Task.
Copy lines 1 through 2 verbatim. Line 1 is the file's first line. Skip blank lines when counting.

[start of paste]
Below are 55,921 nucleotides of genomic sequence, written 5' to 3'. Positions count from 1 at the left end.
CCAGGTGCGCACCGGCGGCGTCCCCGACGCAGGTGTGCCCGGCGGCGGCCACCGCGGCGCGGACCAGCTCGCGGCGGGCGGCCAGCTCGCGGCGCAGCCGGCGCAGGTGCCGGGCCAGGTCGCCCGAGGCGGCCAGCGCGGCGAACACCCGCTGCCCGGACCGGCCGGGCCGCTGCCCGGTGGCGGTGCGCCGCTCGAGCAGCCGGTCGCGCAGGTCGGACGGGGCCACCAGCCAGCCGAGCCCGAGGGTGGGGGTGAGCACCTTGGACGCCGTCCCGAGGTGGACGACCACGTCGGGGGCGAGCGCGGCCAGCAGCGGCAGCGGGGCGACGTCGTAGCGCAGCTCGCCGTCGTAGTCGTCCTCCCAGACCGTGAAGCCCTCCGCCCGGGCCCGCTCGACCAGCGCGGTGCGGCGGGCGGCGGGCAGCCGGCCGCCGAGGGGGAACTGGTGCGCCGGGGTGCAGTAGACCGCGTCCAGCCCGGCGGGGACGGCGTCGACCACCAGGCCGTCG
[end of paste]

Below are 55,921 nucleotides of genomic sequence, written 5' to 3'. Positions count from 1 at the left end.
CCAGGTGCGCACCGGCGGCGTCCCCGACGCAGGTGTGCCCGGCGGCGGCCACCGCGGCGCGGACCAGCTCGCGGCGGGCGGCCAGCTCGCGGCGCAGCCGGCGCAGGTGCCGGGCCAGGTCGCCCGAGGCGGCCAGCGCGGCGAACACCCGCTGCCCGGACCGGCCGGGCCGCTGCCCGGTGGCGGTGCGCCGCTCGAGCAGCCGGTCGCGCAGGTCGGACGGGGCCACCAGCCAGCCGAGCCCGAGGGTGGGGGTGAGCACCTTGGACGCCGTCCCGAGGTGGACGACCACGTCGGGGGCGAGCGCGGCCAGCAGCGGCAGCGGGGCGACGTCGTAGCGCAGCTCGCCGTCGTAGTCGTCCTCCCAGACCGTGAAGCCCTCCGCCCGGGCCCGCTCGACCAGCGCGGTGCGGCGGGCGGCGGGCAGCCGGCCGCCGAGGGGGAACTGGTGCGCCGGGGTGCAGTAGACCGCGTCCAGCCCGGCGGGGACGGCGTCGACCACCAGGCCGTCG